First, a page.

The Tallgrass Prairie Preserve bison herd began with 300 animals generously donated by the Ken-Ada Ranch north of Bartlesville named the Christina Adams Bison Herd in honor of the daughter of ranch owners Kenneth and Dianna Adams. This herd has since grown and lives on more than 30,000 acres. The herd size in the summer swells to approximately 2,700 animals that includes the calves born earlier in spring. After the annual roundup each fall the overwintering herd size is approximately 2,100 individuals.
Managing The Herd
All young females who have not yet given birth, also known as heifer calves, are vaccinated against brucellosis and all incoming animals are tested for brucellosis and tuberculosis and quarantined before admission to the herd. Even though there is no substantiated evidence of bison to cattle transmission of brucellosis, many efforts are taken to ensure the herd remains free from these diseases. During the annual roundup all keeper animals are vaccinated for several bovine diseases and treated for external and internal parasites.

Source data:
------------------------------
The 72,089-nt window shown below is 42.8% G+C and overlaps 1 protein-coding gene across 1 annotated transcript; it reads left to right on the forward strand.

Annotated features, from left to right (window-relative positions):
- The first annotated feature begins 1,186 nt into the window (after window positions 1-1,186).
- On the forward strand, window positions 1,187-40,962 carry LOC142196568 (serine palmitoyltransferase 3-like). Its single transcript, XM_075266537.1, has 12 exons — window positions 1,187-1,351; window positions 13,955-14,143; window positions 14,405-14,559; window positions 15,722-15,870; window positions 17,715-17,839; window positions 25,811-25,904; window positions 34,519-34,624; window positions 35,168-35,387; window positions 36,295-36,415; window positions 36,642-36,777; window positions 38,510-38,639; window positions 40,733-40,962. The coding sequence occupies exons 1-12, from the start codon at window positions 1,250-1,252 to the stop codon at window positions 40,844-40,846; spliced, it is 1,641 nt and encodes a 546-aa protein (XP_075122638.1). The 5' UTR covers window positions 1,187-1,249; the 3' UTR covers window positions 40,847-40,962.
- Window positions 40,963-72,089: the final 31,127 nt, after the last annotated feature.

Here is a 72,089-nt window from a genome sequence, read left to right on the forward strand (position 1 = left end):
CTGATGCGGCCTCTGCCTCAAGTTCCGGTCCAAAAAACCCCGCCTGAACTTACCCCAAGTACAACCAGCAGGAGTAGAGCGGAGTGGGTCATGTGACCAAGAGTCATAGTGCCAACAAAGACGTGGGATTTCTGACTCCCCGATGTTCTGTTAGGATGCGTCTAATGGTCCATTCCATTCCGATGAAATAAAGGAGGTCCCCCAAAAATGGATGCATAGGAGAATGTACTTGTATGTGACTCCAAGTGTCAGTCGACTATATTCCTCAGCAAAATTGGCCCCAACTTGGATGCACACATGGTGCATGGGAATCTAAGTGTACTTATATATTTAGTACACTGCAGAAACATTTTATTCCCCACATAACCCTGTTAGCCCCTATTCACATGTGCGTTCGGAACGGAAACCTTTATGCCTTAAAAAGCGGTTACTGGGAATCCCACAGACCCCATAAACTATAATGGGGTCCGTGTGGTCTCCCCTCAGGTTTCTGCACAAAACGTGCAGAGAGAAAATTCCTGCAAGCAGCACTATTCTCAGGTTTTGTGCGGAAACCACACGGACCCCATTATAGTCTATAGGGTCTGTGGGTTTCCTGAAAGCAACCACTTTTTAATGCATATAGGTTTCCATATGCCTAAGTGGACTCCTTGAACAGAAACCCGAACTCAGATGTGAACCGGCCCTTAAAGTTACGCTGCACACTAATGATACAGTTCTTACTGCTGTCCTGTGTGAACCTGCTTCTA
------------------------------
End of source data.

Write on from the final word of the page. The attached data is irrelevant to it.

Bulls (adult males) are sold at 6-7 years of age. Why? As they get older they become more aggressive and dangerous. Cows (adult females) are sold at 10-12 years of age. They are still productive through their early twenties but their sale value is higher as teenagers and as they age, they are less physically fit for withstanding the rigors of roundup.
The herd receives no supplemental feeding but because the animals are in a restricted range, salt with trace minerals is provided. Water is available in natural creeks and ponds.
For research and good record-keeping, each individual animal in the herd is identified with an ear-tag transponder. This tag is read by holding a wand near the animal's head and the wand transmits the tag's data to a computer. Each transponder transmits a unique number, which is then assigned to that particular animal to track the animal's sex, origin, age, weight, pregnancy status and general health.